BERKELEY — Jeff Tedford's Cal football program is so well-established and strategically stocked by year that the true impact of a particular recruiting class isn't often felt for a season or two. For instance, even though Michael Calvin was part of a 26-recruit haul on signing day, it wouldn't figure that a player like the San Lorenzo High wide receiver would be counted on to step in right away, although he'll certainly get a chance to show what he's got. After all, the Bears not only will return their top three wideouts in 2007 — DeSean Jackson, Robert Jordan and Lavelle Hawkins — but also quality backups Sam DeSa and Noah Smith. What's more, Cal also has a transfer from the University of Florida, Nyan Boateng, who is already enrolled and will be eligible to play next season as a junior. So while Tedford promises open competition for all newcomers against established players, it's logical some will go into the pipeline as redshirts, where they can be brought along while maintaining their full four years of eligibility. That won't be true at every spot, though. The real position of intrigue next year, at least on offense, will be at tailback, where Cal must fill the large void left by Marshawn Lynch's early declaration for the NFL draft.
A true freshman might get the opportunity to play quite a bit, just as Lynch did behind J.J. Arrington. Senior Justin Forsett is the lone experienced holdover, and even he has yet to shoulder the load over a full season as the featured back. With Forsett at 5-foot-8, 185 pounds, it remains to be seen if he can be a20-carry workhorse as Lynch was. Maybe, but the more likely scenario is that untested young players will augment the running attack behind him. In addition to Wednesday's prep All-American signees, Salesian High's Jahvid Best and Shane Vereen of Valencia, two redshirt freshmen, James Montgomery and Tracy Slocum of Fresno, are in a deep mix. Best and Vereen are smallish speedsters, Montgomery and Slocum are bigger backs perhaps more suited to replacing Lynch's inside running. Beyond the one reasonably proven commodity, Forsett, Tedford doesn't discount any potential development in the backfield. "Obviously, if Marshawn were still here, we'd probably be able to redshirt both those guys (Best and Vereen)," the coach said.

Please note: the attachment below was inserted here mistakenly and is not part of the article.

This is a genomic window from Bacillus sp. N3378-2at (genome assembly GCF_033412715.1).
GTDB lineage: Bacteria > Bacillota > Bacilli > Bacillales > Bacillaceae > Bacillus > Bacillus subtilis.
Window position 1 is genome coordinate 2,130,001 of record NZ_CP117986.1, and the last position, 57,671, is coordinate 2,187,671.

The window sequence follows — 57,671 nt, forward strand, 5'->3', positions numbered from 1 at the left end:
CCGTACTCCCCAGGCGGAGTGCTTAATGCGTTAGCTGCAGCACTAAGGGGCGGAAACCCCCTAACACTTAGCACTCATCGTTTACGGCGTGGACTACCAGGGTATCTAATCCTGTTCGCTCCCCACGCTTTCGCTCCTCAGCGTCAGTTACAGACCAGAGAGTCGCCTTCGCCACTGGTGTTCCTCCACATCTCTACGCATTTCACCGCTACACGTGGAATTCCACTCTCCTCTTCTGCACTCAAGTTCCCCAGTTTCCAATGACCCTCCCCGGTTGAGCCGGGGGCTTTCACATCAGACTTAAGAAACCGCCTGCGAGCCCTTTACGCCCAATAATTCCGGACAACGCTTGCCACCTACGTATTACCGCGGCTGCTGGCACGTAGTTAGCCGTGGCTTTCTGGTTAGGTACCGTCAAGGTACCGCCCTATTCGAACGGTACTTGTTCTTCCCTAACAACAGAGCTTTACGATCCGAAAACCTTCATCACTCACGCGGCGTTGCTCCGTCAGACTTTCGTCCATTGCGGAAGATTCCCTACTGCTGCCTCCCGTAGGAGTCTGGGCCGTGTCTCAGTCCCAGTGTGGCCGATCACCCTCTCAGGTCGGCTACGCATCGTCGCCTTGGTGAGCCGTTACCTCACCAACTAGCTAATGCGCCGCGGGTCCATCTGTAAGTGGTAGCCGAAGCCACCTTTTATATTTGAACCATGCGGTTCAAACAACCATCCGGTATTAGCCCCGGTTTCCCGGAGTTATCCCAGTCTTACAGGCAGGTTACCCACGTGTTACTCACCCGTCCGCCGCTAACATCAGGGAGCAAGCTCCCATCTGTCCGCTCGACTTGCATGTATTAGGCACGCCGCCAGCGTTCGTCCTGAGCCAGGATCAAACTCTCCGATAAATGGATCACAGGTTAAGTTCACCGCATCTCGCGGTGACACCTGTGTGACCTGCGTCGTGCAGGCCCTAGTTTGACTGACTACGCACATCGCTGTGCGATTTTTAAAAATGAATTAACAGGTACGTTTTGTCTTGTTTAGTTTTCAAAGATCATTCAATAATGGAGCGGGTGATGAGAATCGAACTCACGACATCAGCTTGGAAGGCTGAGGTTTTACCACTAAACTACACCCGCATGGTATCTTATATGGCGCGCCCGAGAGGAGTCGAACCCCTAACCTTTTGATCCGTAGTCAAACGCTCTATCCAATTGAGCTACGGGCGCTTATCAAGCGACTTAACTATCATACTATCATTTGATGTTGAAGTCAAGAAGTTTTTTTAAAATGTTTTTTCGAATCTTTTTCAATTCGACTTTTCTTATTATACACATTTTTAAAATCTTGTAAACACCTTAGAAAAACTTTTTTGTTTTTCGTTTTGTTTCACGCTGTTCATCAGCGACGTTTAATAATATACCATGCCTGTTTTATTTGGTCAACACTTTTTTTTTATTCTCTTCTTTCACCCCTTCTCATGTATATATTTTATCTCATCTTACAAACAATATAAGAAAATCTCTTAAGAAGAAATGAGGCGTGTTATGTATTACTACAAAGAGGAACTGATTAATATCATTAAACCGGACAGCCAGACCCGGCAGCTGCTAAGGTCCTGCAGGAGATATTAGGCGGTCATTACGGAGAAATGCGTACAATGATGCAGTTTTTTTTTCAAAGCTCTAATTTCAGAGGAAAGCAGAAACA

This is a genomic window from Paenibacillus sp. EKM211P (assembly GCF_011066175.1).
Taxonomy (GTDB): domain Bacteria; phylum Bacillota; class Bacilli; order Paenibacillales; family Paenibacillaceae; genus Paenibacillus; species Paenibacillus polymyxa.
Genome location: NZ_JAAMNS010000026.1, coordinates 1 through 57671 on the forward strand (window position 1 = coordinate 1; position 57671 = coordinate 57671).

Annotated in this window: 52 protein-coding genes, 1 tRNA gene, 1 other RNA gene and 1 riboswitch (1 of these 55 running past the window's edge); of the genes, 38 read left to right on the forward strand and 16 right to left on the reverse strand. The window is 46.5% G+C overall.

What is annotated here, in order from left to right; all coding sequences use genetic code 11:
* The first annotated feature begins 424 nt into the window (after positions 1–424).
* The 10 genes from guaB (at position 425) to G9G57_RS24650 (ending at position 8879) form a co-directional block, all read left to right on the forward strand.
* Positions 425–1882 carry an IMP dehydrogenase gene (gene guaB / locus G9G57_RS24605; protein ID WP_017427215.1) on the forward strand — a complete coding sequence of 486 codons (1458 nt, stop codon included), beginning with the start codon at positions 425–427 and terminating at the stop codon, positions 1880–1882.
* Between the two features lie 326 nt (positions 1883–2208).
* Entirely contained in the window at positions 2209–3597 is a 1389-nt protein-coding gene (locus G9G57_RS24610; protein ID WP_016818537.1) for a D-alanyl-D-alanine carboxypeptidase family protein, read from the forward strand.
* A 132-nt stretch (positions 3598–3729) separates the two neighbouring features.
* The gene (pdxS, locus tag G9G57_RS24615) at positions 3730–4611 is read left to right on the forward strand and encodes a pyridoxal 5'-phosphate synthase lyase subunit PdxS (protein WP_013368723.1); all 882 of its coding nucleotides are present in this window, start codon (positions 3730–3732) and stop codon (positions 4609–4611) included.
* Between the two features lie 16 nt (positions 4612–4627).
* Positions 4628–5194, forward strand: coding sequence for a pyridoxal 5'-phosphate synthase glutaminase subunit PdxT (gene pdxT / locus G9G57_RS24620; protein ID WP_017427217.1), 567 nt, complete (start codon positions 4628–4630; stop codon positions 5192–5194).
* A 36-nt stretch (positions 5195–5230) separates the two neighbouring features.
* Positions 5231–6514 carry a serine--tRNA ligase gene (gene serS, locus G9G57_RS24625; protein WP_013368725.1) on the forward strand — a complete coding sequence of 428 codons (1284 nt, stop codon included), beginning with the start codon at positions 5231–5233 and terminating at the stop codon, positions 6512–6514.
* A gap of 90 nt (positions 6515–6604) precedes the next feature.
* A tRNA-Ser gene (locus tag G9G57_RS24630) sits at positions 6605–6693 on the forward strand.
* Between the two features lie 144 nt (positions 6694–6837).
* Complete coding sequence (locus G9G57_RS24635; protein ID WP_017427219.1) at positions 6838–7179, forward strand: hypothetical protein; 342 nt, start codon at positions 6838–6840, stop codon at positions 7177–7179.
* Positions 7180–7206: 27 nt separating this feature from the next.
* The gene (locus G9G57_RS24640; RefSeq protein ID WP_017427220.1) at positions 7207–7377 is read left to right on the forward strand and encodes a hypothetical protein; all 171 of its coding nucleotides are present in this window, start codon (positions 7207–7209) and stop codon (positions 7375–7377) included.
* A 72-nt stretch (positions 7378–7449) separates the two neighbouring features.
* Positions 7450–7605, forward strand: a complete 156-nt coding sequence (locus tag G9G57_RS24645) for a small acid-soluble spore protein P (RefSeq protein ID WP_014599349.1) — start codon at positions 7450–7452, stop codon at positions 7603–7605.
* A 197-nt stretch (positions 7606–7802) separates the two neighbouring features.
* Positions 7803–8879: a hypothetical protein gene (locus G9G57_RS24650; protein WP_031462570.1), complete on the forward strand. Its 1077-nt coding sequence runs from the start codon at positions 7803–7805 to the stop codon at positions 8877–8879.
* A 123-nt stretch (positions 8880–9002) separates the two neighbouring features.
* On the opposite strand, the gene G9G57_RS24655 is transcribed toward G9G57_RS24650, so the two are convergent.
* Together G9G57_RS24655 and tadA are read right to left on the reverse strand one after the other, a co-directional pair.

But without Lynch, Tedford noted, one or both true freshmen could be significant contributors right away. "We'll just have to see how that unfolds," Tedford said. On a videotape featuring all of Cal's recruits, Best and Vereen showed different skills, even though they enter the program at exactly the same size: 5-10, 185. Best, who was ANG Newspapers regional Offensive Player of the Year, is an exceedingly fleet runner with exceptional vision who darts through holes and explodes past defenders in the open field.
Vereen is also very quick but seems to excel more as a pass-catcher out of the backfield. Of Best, Tedford said, "You can't teach speed, and he has plenty of it. You can see him do things physically that are going to translate to whatever level he plays. "He has great balance, great lateral movement, and again, great speed. I don't care what level you play at, the speed that he runs with is something that's pretty special." It could be, though, that Vereen's talents will better fit the needs of next year's team. His film footage showed him to be a remarkable receiving talent out of the backfield, which could really add a dimension to a club with so many wideout threats. "Vereen was put at receiver quite a bit, caught a lot of screens and had quite a few yards receiving," Tedford said. "So he is really used to catching the football and very natural. He has excellent hands." Suffice it to say that while the backfield may be young and inexperienced behind Forsett, it isn't thin. Tedford is very high on Montgomery and Slocum as well, who signed with Cal last year with prep accolades similar to Best and Vereen. It should be some kind of competition. As long as Tedford is in Berkeley, the Bears won't be caught short on offensive talent at any position. Cal signed five impressive-looking offensive linemen in this year's crop — two tight ends, a bruiser of a fullback and yet another quarterback, Texas product Brock Mansion, who will get in line behind Nate Longshore, Kyle Reed and last year's redshirt freshman prize Chris Riley. If Forsett can step into the starter's role and get support from a couple of the young backs, Cal should be able to offset the loss of Lynch without too much difficulty. The drama will be seeing which ones come to the fore.